You may wonder if you will ever change the world, but if you’re involved in a Christian group on campus, you have more influence that you think.
Mythbusting at Ball State
Myth or truth? From atoms to Andromeda, the university campus is filled with students and faculty eager to discover the true nature of the surrounding world. More difficult to discern are the myths and truths of relationships, values and human connections. And what about spiritual truth … or myth? Last fall, our chapter surveyed our campus and opened doors for the spiritually curious.
Last fall, InterVarsity Christian Fellowship at Ball State University (IN) came up with an evangelism outreach program entitled “Myth Busters.” We identified four common myths college students have. Then we busted these myths through scripture and the creation of four interactive displays that we set up on campus. Students at Ball State were able to question viewpoints and common beliefs they had.
The four areas we focused on for this event were body image, partying, love and relationships, and materialism and wealth.
At the booth on body image, we raised the question, “Are people made in God’s image, or the media’s image?” We made a poster and asked students to put a sticker on what they thought. We also asked students to rate how beautiful they thought they were on a scale from one to ten.
The next myth we focused on was partying. We posed the question, “Do you have to drink in college in order to be cool?” Students put markers on the art board to reflect what they thought.
The third myth we busted was on relationships. For this myth we defined what people thought love really was. We offered the following options: “I am looking for friendship, a relationship, random play, dating or whatever I can get.” These are the choices students are able to make on their Facebook profiles. The students were able to decide which types they were looking for and they marked it on the poster.
The last myth we busted was on materialism. We had a poster made up with two halves. The left half was a collage of pictures which represented materialism, such as sleek cars and big houses. That half had a quote which states, “He who dies with the most toys wins.” The other half was a nature scene with a quote from the Bible, “For the love of money is a root of all kinds of evil” (1 Timothy 6:10, TNIV). There was a question at the bottom which asked, “Which is the myth?” Students put a sticker on the side they believed was the myth.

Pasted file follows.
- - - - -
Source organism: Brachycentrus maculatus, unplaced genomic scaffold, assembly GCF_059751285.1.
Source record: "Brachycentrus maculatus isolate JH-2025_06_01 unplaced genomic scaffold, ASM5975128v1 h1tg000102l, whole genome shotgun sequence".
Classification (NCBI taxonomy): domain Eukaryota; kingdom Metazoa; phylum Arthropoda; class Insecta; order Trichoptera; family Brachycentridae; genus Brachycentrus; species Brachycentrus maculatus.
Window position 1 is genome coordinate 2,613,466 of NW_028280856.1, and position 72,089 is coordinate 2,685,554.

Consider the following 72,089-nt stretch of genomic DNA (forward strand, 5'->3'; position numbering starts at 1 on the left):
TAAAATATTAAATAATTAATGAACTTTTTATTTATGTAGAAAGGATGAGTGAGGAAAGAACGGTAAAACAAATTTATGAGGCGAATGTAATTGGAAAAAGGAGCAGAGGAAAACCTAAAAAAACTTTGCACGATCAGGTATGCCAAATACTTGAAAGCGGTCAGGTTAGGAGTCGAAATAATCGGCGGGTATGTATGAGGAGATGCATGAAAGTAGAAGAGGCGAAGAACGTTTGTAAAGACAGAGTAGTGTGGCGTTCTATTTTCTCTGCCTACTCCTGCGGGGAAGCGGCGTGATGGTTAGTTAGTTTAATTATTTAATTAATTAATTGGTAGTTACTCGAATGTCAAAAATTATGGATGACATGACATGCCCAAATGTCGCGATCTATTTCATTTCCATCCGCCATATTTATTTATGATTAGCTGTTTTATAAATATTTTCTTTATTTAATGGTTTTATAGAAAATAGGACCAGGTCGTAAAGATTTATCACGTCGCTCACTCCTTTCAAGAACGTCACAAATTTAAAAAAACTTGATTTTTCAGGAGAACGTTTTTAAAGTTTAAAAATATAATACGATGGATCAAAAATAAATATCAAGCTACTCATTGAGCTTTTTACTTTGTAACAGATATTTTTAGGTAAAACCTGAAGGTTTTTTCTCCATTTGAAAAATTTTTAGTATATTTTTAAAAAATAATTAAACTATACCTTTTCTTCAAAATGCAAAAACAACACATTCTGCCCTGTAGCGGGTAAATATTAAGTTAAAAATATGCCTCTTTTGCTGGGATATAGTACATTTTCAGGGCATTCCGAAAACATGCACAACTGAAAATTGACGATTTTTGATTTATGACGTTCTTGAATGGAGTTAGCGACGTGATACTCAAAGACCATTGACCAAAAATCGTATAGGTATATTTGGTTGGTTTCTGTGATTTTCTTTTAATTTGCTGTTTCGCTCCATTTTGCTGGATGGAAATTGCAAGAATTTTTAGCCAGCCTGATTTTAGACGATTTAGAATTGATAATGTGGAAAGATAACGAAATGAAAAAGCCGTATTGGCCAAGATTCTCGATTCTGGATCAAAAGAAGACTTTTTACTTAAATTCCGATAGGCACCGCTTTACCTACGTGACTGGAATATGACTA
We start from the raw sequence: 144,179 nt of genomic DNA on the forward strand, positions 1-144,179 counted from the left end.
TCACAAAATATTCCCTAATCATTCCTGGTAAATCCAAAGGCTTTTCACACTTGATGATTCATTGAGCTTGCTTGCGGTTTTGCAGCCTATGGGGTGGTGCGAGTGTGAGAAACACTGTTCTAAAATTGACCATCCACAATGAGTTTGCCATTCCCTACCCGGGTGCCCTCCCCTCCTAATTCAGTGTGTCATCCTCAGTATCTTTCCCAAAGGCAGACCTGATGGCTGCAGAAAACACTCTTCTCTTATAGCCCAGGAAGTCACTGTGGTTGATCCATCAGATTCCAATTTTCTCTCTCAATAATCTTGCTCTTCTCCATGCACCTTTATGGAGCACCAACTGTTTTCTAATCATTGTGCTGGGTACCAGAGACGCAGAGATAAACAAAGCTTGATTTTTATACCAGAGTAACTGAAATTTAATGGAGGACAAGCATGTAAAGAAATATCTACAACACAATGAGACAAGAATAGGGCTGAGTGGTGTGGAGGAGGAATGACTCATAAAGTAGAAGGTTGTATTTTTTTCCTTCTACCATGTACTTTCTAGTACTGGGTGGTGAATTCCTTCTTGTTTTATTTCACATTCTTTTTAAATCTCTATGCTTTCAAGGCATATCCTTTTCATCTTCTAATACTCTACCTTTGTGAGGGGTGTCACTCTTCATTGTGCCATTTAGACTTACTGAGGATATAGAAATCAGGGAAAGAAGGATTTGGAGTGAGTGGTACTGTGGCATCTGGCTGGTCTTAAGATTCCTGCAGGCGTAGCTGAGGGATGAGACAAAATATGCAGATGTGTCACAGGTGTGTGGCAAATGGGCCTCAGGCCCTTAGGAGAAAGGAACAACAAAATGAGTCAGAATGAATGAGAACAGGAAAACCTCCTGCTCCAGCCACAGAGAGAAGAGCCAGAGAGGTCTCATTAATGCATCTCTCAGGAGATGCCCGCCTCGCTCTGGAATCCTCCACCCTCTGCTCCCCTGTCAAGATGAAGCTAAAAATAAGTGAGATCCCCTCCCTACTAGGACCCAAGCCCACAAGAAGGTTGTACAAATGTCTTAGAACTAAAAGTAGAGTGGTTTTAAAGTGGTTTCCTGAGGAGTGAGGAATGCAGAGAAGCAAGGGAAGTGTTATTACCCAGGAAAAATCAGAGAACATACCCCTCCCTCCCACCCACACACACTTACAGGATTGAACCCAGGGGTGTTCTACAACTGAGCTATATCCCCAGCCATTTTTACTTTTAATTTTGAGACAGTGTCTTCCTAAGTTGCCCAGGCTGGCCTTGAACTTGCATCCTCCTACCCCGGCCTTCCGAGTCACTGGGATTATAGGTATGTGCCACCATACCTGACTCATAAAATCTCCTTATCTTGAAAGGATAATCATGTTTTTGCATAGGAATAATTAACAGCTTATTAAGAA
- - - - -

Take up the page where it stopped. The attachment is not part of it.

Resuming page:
Peter Miller, a senior in the InterVarsity chapter, states, “This event offered a unique opportunity to use visual art or signage to try to challenge the average college student. The first challenge was to make it interesting enough to stop at on a busy day, and second, to portray a worldview contrasting the Christian view.”
In order to bust these myths, we set up different booths on a corner near the “scramble light” at the center of our campus. Many people have to pass by this spot in order to get to their classes. We put all the posters on tables along with different activities people could do. Students from our chapter were there for the day, standing by the various posters and talking to students who had questions. We were able to share the good news with students on our campus and plant seeds in people’s lives.
We invited students at the booth to our chapter meeting for that evening. At the meeting we had a person come in and answer questions people had about the different myths. Some tough questions were asked and myths were dispelled.
This was a growing experience for people in our chapter. Margo Kelly, a freshman in the chapter, states, “I really liked the experience of standing out there and talking to people about their faith. Walking up to people and evangelizing has never been my thing, but when people came by and asked questions, especially friends that came by, I took up the challenge and went with it.” She noticed that occasionally someone walked by who didn’t believe in God and seemed a bit harsh with their words. She reflects, “I’m not sure if I made an impact on anybody, but it was a challenge and I was proud of it by the end of the day.”
In summary, I think this was a good opportunity for our chapter and it helped us grow spiritually. We were able to practice our evangelism skills through a fun and creative event. I believe we planted ideas in people’s minds, even ones who didn’t come to our evening meeting. I think some students who stopped at our booth wanted to know something more for their lives. It opened some doors for spiritual truth.
—Beth Eyster, a senior at Ball State majoring in elementary education.